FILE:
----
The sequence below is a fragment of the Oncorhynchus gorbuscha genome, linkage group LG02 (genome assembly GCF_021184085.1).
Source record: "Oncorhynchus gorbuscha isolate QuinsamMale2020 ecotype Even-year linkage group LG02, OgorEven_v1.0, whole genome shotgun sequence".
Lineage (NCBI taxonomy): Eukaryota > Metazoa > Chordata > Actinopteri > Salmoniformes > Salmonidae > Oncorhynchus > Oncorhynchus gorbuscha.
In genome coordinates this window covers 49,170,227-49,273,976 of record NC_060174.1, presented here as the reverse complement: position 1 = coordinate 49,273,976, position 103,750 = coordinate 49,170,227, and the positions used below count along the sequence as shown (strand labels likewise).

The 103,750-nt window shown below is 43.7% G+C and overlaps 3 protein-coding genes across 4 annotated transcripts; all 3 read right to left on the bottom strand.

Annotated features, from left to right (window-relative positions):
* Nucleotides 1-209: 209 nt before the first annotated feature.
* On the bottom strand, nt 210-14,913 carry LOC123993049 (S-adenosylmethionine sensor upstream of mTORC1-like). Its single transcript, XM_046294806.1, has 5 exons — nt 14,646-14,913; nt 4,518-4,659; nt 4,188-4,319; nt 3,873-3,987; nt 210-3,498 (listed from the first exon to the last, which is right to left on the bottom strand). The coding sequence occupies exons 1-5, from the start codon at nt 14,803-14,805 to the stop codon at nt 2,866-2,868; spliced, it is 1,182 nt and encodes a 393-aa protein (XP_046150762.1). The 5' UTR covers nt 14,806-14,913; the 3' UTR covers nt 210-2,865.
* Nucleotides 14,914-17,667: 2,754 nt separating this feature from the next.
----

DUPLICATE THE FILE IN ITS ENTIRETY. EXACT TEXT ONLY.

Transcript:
The sequence below is a fragment of the Oncorhynchus gorbuscha genome, linkage group LG02 (genome assembly GCF_021184085.1).
Source record: "Oncorhynchus gorbuscha isolate QuinsamMale2020 ecotype Even-year linkage group LG02, OgorEven_v1.0, whole genome shotgun sequence".
Lineage (NCBI taxonomy): Eukaryota > Metazoa > Chordata > Actinopteri > Salmoniformes > Salmonidae > Oncorhynchus > Oncorhynchus gorbuscha.
In genome coordinates this window covers 49,170,227-49,273,976 of record NC_060174.1, presented here as the reverse complement: position 1 = coordinate 49,273,976, position 103,750 = coordinate 49,170,227, and the positions used below count along the sequence as shown (strand labels likewise).

The 103,750-nt window shown below is 43.7% G+C and overlaps 3 protein-coding genes across 4 annotated transcripts; all 3 read right to left on the bottom strand.

Annotated features, from left to right (window-relative positions):
* Nucleotides 1-209: 209 nt before the first annotated feature.
* On the bottom strand, nt 210-14,913 carry LOC123993049 (S-adenosylmethionine sensor upstream of mTORC1-like). Its single transcript, XM_046294806.1, has 5 exons — nt 14,646-14,913; nt 4,518-4,659; nt 4,188-4,319; nt 3,873-3,987; nt 210-3,498 (listed from the first exon to the last, which is right to left on the bottom strand). The coding sequence occupies exons 1-5, from the start codon at nt 14,803-14,805 to the stop codon at nt 2,866-2,868; spliced, it is 1,182 nt and encodes a 393-aa protein (XP_046150762.1). The 5' UTR covers nt 14,806-14,913; the 3' UTR covers nt 210-2,865.
* Nucleotides 14,914-17,667: 2,754 nt separating this feature from the next.